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Home » Remember SA Music Legend Robin Auld? We Caught Up With Him

Remember SA Music Legend Robin Auld? We Caught Up With Him

Est. Reading: 4 minutes
With a recording career spanning 40 years, Robin Auld is a SA music legend. We caught up him with prior to his recent one-off performance at the Radium Beerhall, his first appearance in Johannesburg in three years.

Robin Auld, welcome back to Johannesburg!
Thanks! It’s been great coming back – I haven’t been up here for so long. I’m in town to do some promo and tonight’s performance – 30 years ago I came up more regularly. As a Cape Town-based act you’re never really sure about your reception in Johannesburg, but it’s been lovely hooking up with old friends and I’m looking forward to the gig tonight.

Where do you tour around the country?
I live in Kalk Bay, so In the Western Cape I’ll do tours within striking distance of Cape Town. I tour extensively in the Eastern Cape - East London, Saint Francis Bay, Jeffreys Bay and Port Alfred – a strip I’ve been working for quite a while. So I’ll do six to eight dates at a time and it keeps on building. The venues may change but it’s a solid circuit for me.

Describe your sound and live set
I call it “roots popwith African guitar, reggae, folk and jazz influences, and my tenor voice. As I’ve gotten older my falsetto has improved. I like using musical stylings that can survive without electricity. I’m a tune guy and a melody with a middle 8 is paramount.

Set-wise I use a loop pedal and stomp board to rock the room in a mostly acoustic set, playing solos with a distortion pedal. I’ve just started using Albert Frost amendments on an electric guitar so I get the loop going and pick up the electric, which adds a different kind of energy.

How has your songwriting changed over the years?
I’ve always had two distinct pop songwriting approaches: simple songs and ones more complex lyrically and musically. If I look at my albums I go from pop hits stuff with obvious, primary colour lyric writing to nuanced ballads about people and situations, which are more unfamiliar to people who tend to only know the hits.

On each album there have been combinations of the two.

Some people want to hear the hits, others warm to the deeper material. When working on new songs I find it harder to come up with the primary colour pop tunes. My output now tends towards the intricate.

What are you working on now?
I’ve been busy with a slow stoner surf album for years but with Covid-19 I want to release something more upbeat. I’m recording in Cape Town with some fine musicians – I’m spoilt for choice down there – without a preset notion of the outcome. It might be a 16-track album or two EPs, I don’t know.

You are well-known for your collaborations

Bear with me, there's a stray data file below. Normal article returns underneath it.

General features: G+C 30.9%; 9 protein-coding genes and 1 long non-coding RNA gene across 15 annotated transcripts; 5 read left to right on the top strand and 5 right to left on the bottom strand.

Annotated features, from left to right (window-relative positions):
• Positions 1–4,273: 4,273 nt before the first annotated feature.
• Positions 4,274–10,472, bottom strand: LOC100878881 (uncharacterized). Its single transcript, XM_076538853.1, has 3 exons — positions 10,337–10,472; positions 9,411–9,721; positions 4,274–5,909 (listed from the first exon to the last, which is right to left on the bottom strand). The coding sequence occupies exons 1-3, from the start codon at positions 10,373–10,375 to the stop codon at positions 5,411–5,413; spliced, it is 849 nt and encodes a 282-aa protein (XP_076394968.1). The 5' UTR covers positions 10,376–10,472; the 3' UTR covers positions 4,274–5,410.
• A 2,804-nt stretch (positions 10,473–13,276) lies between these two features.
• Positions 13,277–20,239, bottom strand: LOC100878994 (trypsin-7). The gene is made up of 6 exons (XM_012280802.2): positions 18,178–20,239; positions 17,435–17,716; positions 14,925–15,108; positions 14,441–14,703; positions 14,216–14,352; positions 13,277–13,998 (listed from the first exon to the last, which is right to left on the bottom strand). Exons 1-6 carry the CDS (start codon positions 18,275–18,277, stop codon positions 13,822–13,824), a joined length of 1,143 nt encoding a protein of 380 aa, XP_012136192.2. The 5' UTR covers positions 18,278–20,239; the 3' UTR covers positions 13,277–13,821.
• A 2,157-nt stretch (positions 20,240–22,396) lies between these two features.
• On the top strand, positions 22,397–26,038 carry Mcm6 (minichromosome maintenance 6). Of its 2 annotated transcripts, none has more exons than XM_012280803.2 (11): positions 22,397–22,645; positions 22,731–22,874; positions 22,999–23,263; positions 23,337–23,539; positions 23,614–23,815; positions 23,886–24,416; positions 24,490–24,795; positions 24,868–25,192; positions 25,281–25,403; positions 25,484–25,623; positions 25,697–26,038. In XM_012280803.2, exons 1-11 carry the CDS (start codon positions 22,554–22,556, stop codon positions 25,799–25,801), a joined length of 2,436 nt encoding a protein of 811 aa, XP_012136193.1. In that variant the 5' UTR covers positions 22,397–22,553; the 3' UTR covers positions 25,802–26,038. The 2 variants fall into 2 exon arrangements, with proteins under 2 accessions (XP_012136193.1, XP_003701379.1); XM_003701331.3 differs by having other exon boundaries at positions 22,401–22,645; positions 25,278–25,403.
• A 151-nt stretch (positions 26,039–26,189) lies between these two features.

I collaborate with Wendy Oldfield – she’s a singer-songwriter in a similar mould and we have a lot of fun playing live together. She travels light and plays the djembe and guitar so we rock it out as a successful two-piece.

I co-write songs with author Greg Mills that have an African political slant. “Alone Together” was about giving hope to people isolated by the pandemic, which we performed with Bobi Wine, an opposition leader in Uganda. While we were recording there the security police turned off the power in the studio! 

At the moment I’m doing a fun collaboration with Rob Nagel of the Blues Broers and Michael Canfield; we call ourselves The Breeze. We cover classic ‘70s rock and roll: Allman Brothers and Little Feet.

You’ve had issues with record companies mishandling your work
My South African repertoire has been an exercise in handing over records which are not distributed correctly and get no radio play. But I don’t take it personally and the exception is Iron in the Sky which was done by SABC 3’s marketing arm. They got the marketing, production and distribution right. But Dave Matthews and Ben Harper don’t sell in SA, Elvis Costello has never toured here. I’ve got a niche market for which I’m grateful.

What do you think of streaming services like Spotify?
They rip artists off. It’s similar to when records were first manufactured. Recordings were made in order to attract audiences to sell out live performances. The recordings were secondary and I think we’re back there again. But if you have successful streaming figures you can leverage it in other ways.

What do you think of sampling in music?
I’ve never heard a sample that didn’t want to make me hear the original song.

What contemporary artists do you enjoy?
Because my 14-year-old daughter listens to KFM I’ve been exposed to Twenty One Pilots who I find creative. Locally I like Sunset Sweatshop and their ilk. I think the SA singer-songwriter scene is pretty healthy at the moment.

Describe a typical day for you
At home my day is still largely ruled by the ocean. From my house I can see the sea and whether or not the conditions permit me to surf. I do the dad run to school. As an independent artist I need to spend up to five hours a day on admin – it’s not like I can just arrive at a gig, get up there and play. Those days are over!

robin auld

What does the future hold for you?
I’m grateful to be in Africa. With the pandemic and the war going on I’m reluctant to tour internationally. For the last six years, through my label Shoreline Songs, I work with and produce other artists to get their work out there. I’m happy to dig in, record and be creative.

Written by Simon Matthews

Images by Richard Harper and Jo Sudau

Keep up with Robin Auld on his website, Facebook or Instagram

 

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